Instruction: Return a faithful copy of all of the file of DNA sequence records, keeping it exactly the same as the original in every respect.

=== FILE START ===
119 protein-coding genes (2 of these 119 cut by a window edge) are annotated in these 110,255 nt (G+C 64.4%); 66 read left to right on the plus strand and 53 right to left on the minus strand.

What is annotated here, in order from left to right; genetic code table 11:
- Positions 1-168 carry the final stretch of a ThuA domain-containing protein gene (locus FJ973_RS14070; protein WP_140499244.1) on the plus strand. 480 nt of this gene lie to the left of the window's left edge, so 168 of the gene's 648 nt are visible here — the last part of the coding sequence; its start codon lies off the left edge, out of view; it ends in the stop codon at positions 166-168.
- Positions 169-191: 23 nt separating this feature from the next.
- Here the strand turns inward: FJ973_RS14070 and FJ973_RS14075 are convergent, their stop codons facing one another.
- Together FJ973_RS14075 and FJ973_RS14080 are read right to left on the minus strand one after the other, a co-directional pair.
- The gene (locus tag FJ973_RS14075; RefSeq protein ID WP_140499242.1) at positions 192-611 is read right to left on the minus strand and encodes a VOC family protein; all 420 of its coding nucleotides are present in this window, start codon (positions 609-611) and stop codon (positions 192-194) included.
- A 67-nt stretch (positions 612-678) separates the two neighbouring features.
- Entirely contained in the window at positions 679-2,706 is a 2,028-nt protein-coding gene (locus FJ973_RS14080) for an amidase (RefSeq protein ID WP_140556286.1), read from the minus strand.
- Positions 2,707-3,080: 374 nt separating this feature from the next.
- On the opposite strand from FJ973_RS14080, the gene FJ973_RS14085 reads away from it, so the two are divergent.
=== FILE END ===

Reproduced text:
119 protein-coding genes (2 of these 119 cut by a window edge) are annotated in these 110,255 nt (G+C 64.4%); 66 read left to right on the plus strand and 53 right to left on the minus strand.

What is annotated here, in order from left to right; genetic code table 11:
- Positions 1-168 carry the final stretch of a ThuA domain-containing protein gene (locus FJ973_RS14070; protein WP_140499244.1) on the plus strand. 480 nt of this gene lie to the left of the window's left edge, so 168 of the gene's 648 nt are visible here — the last part of the coding sequence; its start codon lies off the left edge, out of view; it ends in the stop codon at positions 166-168.
- Positions 169-191: 23 nt separating this feature from the next.
- Here the strand turns inward: FJ973_RS14070 and FJ973_RS14075 are convergent, their stop codons facing one another.
- Together FJ973_RS14075 and FJ973_RS14080 are read right to left on the minus strand one after the other, a co-directional pair.
- The gene (locus tag FJ973_RS14075; RefSeq protein ID WP_140499242.1) at positions 192-611 is read right to left on the minus strand and encodes a VOC family protein; all 420 of its coding nucleotides are present in this window, start codon (positions 609-611) and stop codon (positions 192-194) included.
- A 67-nt stretch (positions 612-678) separates the two neighbouring features.
- Entirely contained in the window at positions 679-2,706 is a 2,028-nt protein-coding gene (locus FJ973_RS14080) for an amidase (RefSeq protein ID WP_140556286.1), read from the minus strand.
- Positions 2,707-3,080: 374 nt separating this feature from the next.
- On the opposite strand from FJ973_RS14080, the gene FJ973_RS14085 reads away from it, so the two are divergent.